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Johnson returns, while Lind, Young will be new faces on Bemidji School Board

From left: Carol L. Johnson, Sarah Young and Jeffrey Lind.

BEMIDJI—The first contested School Board election since 2012 came down to a few dozen votes for newly elected board member Jeffrey Lind.

Lind, like many candidates, kept an eye on the precinct-by-precinct vote totals trickling in on the Minnesota Secretary of State's website Tuesday night. For most of it, he was in a dead heat with Jack Aakhus, a Bemidji Area Schools substitute teacher and football coach, and incumbent Shawn Whiting, a mental health professional who board members picked to finish out the term vacated by a board member who resigned—the three were separated at one point by a single vote between them.

"I was, I'm sure like any other candidate watching, just waiting and hoping," Lind said.

But then the last few Bemidji-area townships reported their tallies, and the Beltrami County social services director ended up with 26 more votes than Whiting and 65 more than Aakhus. When he's sworn in this January, it'll be Lind's first publicly elected position.

Tuesday's two other School Board winners didn't need to worry as much: incumbent Board Chair Carol L. Johnson earned a new term handily, and newcomer Sarah Young, an associate professor and academic adviser at BSU was right behind her. Both earned substantial percentages of the total votes cast that didn't change much as election night wore on.

"I was a little nervous," Young said. Her children paid much closer attention to the rolling vote totals than she did, she said. "They were out on the website more than I was, saying, 'Mom! This is what your numbers are!'"

Johnson, who was first voted to the board in 2004, and husband, Ron, shared a pizza and watched national TV coverage while they kept tabs on local results. They watched returns roll in until about 1 a.m. Wednesday, she said.

"I was very excited," Johnson said. "I was hoping that my experience was going to be beneficial to me, and so I guess I was kind of going into it pretty optimistic that I would get a chance to continue serving on the board and hope that my experience was something that the voters thought was important."

What now?

Now that the election is over, what does each new or returning board member want to work on first?

Lind said he wants to join Bemidji Area Schools' Curriculum Committee and look at what the district can do for students who might be struggling a bit—C and D students—or who might not want to attend college in the first place.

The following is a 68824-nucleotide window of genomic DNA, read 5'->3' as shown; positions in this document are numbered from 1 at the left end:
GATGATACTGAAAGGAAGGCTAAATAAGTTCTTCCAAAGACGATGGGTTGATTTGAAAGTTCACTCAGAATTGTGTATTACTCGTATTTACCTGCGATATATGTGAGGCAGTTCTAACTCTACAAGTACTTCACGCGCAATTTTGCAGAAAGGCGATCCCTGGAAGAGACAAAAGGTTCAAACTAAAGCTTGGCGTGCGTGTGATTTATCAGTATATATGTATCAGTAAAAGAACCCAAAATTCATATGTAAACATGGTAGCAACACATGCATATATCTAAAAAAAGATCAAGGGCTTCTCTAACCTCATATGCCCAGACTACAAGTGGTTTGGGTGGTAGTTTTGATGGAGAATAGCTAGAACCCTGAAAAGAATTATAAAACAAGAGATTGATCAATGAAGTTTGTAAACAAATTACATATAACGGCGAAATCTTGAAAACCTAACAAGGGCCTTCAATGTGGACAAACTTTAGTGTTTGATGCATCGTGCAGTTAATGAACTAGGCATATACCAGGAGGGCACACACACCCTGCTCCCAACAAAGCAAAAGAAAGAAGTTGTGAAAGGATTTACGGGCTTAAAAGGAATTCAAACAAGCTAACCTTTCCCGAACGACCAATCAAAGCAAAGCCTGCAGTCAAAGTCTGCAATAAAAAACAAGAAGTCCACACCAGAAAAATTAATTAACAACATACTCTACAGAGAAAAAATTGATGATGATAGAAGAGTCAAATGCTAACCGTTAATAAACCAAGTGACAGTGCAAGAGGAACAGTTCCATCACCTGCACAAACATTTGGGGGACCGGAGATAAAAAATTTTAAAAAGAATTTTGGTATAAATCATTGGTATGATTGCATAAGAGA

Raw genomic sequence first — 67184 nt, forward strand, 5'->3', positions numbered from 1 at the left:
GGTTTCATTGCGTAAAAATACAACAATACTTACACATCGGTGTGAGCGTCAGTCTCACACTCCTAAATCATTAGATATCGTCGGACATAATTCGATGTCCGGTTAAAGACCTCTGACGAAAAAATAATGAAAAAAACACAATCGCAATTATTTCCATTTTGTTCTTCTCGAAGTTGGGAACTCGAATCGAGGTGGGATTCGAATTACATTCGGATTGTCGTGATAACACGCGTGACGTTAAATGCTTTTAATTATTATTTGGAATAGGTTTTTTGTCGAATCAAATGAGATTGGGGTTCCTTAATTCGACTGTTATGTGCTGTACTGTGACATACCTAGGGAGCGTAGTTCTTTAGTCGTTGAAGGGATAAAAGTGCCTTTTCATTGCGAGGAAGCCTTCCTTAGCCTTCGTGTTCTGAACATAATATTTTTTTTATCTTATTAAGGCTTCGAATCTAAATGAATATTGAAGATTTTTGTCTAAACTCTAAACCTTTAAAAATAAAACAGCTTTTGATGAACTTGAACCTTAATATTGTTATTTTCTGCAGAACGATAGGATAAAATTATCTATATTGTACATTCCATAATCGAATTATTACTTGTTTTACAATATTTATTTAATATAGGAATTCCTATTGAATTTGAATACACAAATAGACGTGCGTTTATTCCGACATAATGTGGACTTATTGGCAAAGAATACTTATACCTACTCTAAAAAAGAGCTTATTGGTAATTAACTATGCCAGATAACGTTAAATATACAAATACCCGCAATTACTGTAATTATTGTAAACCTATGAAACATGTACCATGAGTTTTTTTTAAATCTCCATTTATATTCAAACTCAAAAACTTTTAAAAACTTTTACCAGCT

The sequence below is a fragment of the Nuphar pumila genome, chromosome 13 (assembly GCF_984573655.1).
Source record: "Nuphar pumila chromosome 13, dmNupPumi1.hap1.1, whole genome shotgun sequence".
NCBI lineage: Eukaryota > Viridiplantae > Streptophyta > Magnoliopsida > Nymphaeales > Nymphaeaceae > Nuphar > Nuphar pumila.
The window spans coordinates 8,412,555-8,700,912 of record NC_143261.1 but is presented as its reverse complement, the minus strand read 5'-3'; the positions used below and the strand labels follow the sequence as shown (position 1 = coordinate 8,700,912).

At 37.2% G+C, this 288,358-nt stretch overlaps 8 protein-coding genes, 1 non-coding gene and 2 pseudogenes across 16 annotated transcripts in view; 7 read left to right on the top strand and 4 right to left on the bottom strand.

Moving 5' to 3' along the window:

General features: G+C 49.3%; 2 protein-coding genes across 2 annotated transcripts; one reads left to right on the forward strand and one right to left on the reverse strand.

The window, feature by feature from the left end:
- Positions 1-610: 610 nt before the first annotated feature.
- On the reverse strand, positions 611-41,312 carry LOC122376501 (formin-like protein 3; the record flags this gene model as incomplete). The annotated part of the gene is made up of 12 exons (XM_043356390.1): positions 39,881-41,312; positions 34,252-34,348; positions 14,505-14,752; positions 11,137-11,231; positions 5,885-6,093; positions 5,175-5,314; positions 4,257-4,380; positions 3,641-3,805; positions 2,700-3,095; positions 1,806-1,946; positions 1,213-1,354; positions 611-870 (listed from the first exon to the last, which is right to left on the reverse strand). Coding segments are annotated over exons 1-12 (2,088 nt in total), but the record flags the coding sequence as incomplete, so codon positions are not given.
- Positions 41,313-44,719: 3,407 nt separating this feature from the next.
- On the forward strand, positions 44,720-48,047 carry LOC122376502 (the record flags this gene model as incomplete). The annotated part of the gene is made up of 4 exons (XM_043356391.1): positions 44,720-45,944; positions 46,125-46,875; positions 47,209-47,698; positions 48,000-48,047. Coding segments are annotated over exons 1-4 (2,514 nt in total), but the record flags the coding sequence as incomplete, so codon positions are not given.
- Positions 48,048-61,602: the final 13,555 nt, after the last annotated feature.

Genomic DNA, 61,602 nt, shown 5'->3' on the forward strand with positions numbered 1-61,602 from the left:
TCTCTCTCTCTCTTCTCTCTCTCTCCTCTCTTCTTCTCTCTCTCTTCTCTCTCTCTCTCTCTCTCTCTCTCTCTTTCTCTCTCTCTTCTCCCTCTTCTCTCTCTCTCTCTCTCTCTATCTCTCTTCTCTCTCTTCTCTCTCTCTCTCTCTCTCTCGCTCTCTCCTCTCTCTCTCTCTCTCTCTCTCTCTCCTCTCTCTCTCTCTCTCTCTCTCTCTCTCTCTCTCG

"What are we doing for those kids? That's where I'd really like to go." Lind said. "If I'm not going to college, am I going to need to take real high-end science and high-end math classes? Or do I need some different options available to me that maybe will fit me as I move into the real world?"

That might mean expanding the district's Career Academies, which are packages of coursework and internship opportunities designed to let high schoolers dabble in different careers before graduation.

"I'd like to see some of that maybe started even a little bit younger for kids that...they may know early on that they don't want to go be a physicist or a mathematician," Lind said. "You don't want to pigeonhole kids into one thing or another, but you really need to make sure that there are options available."

Young said she wants to get a better feel for what the School Board already is working on and then, hopefully, bring in some fresh ideas to tackle issues such as transportation funding and hiking up graduation rates, the latter of which she made a cornerstone of her campaign.

"I'm more of a context-type person, and so I need to get kind of a feel for what they're wanting to look at, and what they are looking at now," she said. "And then I hope to contribute some fresh ideas that will assist in achieving that goal, which I have said over and over is graduation."

And Johnson said she wants to focus on school safety, graduation rate bumps and bringing in more mental health services for students.

"If the funding would present itself, we definitely need to look at having more counselors in our schools," Johnson said. That presumably means speaking with Bemidji-area legislators to try to shake loose more state funding.

District leaders will canvass the election results at a special board meeting today, and Lind, Johnson and Young are set to be sworn into their four-year board terms in January.

Joe Bowen

Joe Bowen covers education (mostly K-12) and American Indian affairs for the Bemidji Pioneer.

He's from Minneapolis, earned a degree from the College of St. Benedict - St. John's University in 2009, and worked at the Perham Focus near Detroit Lakes and Sun Newspapers in suburban Minneapolis before heading to the Pioneer.

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